Learn Your Tools, Learn Others Too


I’ve always lived at the fringe of computing, with a foot in the popular and a foot in the obscure. When I was a kid, I had a Tandy TRS-80 when all my friends had the Vic-20 or Commodore 64 – and I attribute my open-mindedness to this early acceptance of the obscure.

In my career I spent a lot of time on alternative platforms, with my early start on the Commodore Amiga, exploring *BSD and Linux on PC compatible hardware, a brief specialty in Silicon Graphics workstations and servers, right up to these days on my Macbook Pro.

My programming career has been just as varied. As a hobbyist I enjoyed 6809 and 68K assembly programming, BASIC and C / C++ programming. Professionally enjoying Perl, C++, Ruby and Java programming. I continue to tinker on the fringe dabbling in Scala and even a little retro-focused on Smalltalk.

The recent Smalltalk focus was triggered by the rising popularity of solid-state-disk drives. I read a review today of the 64GB Samsung SSD, as I’ve been wondering if we’re going to see a flip that makes traditional storage obsolete. Imagine a world where all you have is RAM, it’s your permanent storage, your transient storage. A world that will be well understood by the Smalltalk crowd.

One thing that I continue to shake my head at is people putting down other programming languages. I see it all the time, even among people that really ought to know better.

Over the holidays I’m having fun continuing to explore. I’ve begun a re-write of my company’s core CMS product using some modern Java techniques – had the core interface together in under a day of development. This is mostly thanks to Java EE 5 and the JBoss Seam framework. This is just as fast as anything I’ve ever put together in Ruby or Perl, which proves yet again that it has little to do with your programming language, and everything to do with your tools and techniques (which come from experience!).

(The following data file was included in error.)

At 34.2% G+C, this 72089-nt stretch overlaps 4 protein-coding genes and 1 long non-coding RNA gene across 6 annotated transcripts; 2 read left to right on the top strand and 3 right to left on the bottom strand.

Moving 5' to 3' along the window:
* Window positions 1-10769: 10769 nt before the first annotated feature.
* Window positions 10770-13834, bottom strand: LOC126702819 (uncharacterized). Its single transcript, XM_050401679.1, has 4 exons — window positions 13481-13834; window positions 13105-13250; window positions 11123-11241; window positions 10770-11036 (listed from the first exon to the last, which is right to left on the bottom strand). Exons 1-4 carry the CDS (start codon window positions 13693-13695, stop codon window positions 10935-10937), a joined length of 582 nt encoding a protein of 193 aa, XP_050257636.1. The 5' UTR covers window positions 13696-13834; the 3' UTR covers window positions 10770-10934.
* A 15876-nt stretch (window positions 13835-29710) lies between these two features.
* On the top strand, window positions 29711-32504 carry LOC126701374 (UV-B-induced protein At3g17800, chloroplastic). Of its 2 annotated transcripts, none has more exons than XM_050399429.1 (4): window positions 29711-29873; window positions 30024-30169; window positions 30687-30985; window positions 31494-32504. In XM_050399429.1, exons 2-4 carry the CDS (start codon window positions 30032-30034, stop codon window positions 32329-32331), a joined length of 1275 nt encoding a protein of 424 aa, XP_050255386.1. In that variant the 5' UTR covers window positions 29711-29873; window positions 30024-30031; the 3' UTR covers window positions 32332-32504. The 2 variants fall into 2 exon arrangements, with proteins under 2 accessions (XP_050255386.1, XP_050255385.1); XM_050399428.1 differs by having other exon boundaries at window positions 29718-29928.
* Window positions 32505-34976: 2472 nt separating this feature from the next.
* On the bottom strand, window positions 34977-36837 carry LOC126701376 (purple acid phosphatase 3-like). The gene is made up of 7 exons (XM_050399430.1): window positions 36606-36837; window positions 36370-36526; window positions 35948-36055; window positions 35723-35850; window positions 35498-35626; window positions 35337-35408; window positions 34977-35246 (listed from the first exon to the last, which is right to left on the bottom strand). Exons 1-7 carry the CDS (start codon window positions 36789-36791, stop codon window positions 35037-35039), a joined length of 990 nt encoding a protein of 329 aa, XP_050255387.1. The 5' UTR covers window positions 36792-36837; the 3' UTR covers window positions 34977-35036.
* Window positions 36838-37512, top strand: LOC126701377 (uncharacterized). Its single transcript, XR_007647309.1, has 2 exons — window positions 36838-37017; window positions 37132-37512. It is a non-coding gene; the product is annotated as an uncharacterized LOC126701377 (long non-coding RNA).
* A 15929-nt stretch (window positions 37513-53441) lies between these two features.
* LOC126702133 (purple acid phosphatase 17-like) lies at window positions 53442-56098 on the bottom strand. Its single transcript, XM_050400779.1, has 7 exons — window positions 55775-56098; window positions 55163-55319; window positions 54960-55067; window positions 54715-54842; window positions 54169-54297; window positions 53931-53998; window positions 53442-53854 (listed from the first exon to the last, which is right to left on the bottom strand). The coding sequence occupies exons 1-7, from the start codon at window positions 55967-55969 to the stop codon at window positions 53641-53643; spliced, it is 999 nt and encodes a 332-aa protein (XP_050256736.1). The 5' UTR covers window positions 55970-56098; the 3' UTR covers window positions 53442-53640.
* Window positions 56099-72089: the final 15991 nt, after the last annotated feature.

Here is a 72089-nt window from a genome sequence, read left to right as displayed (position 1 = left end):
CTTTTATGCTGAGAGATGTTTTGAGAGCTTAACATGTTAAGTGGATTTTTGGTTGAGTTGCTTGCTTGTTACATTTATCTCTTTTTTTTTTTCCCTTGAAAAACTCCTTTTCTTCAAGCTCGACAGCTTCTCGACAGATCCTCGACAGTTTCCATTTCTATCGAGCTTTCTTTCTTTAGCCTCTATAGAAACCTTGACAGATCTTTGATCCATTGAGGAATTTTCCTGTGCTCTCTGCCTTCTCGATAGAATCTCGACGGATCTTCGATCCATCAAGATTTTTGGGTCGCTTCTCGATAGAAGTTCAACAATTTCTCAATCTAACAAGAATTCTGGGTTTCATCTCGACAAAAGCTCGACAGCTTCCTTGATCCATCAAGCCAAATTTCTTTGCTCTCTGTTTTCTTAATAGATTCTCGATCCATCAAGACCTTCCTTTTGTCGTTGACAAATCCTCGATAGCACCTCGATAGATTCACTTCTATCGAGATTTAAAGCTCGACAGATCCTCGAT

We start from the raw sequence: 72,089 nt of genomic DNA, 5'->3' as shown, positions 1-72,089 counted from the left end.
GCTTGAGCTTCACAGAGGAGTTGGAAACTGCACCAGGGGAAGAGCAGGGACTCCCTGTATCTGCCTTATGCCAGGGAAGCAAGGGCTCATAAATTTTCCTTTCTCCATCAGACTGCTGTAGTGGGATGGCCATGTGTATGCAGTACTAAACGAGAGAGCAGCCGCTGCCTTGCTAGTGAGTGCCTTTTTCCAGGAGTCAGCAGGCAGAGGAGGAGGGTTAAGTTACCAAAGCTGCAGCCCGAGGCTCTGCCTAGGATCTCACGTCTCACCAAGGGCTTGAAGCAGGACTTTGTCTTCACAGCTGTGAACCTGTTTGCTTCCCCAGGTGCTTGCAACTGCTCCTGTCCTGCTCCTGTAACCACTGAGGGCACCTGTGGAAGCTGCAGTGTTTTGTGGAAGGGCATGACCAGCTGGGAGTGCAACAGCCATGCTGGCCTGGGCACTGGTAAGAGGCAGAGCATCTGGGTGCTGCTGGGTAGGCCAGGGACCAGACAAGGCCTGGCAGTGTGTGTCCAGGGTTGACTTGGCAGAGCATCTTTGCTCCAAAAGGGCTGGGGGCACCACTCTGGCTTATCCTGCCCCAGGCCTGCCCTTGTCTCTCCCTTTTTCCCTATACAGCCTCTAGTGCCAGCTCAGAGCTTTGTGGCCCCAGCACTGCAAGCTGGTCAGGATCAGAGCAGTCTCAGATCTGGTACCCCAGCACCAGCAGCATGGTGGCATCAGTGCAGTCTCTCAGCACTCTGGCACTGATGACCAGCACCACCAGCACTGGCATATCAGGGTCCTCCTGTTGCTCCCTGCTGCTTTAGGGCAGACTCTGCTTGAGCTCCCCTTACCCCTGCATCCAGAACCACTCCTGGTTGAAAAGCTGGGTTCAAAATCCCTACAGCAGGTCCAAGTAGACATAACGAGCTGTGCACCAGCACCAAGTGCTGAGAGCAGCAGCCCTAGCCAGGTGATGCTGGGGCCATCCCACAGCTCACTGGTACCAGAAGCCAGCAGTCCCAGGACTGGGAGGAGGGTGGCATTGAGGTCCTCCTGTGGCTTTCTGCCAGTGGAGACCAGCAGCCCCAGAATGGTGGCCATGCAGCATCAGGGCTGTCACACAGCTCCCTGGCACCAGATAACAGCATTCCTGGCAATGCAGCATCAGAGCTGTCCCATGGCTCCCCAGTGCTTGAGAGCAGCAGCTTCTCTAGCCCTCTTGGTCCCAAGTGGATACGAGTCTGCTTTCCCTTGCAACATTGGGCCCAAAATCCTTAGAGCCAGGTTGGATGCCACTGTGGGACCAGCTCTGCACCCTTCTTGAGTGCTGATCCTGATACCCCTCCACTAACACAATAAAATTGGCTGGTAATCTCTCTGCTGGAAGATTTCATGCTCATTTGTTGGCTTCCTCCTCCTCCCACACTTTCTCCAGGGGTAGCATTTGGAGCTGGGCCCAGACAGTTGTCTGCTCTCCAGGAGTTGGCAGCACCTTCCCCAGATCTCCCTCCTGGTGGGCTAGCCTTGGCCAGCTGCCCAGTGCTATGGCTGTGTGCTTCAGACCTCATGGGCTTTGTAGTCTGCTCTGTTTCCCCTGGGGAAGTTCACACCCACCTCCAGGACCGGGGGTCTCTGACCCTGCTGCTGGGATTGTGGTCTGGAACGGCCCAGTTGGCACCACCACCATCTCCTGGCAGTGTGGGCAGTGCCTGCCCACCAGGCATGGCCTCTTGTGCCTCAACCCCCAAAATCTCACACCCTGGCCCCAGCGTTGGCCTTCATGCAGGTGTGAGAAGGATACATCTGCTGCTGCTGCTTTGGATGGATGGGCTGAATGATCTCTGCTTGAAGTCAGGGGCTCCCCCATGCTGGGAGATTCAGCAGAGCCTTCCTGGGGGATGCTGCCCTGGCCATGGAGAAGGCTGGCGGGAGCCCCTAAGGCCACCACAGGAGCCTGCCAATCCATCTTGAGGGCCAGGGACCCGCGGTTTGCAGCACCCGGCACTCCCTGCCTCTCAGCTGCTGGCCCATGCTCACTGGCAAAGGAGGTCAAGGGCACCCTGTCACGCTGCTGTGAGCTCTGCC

The lesson learned from this is simple – learn your tools and open your eyes. Don’t draw technology conclusions until you’ve explored the current state-of-the-art in each realm. Many people have jumped away from Java because they were frustrated by their old techniques, old tools, or old frameworks. I believe they’ll be back, perhaps not for the Java programming language, but likely for the unfortunately named Java Virtual Machine (which runs code produced by hundreds of different compilers and environments). This is why I enjoy Scala and JRuby.

But also branch beyond your environment. Spend some time playing with Python, OCaml, Javascript, Haskell. You’re going to learn something – it’s inevitable. Ignore the language snobs who say you will never understand their language because of where you came from. Go with an open mind and learn what you can. Go beyond the syntax of the language and look at how they assemble projects, how they modularize code.

Now some people disagree with this idea, citing reasons such as demotivation (you get demoralized about your “home” environment, wishing it “measured up”). It hasn’t worked this way for me, perhaps it does for others, but I have to believe that if you are aware of this risk you can act on that knowledge.

Happy developing 🙂


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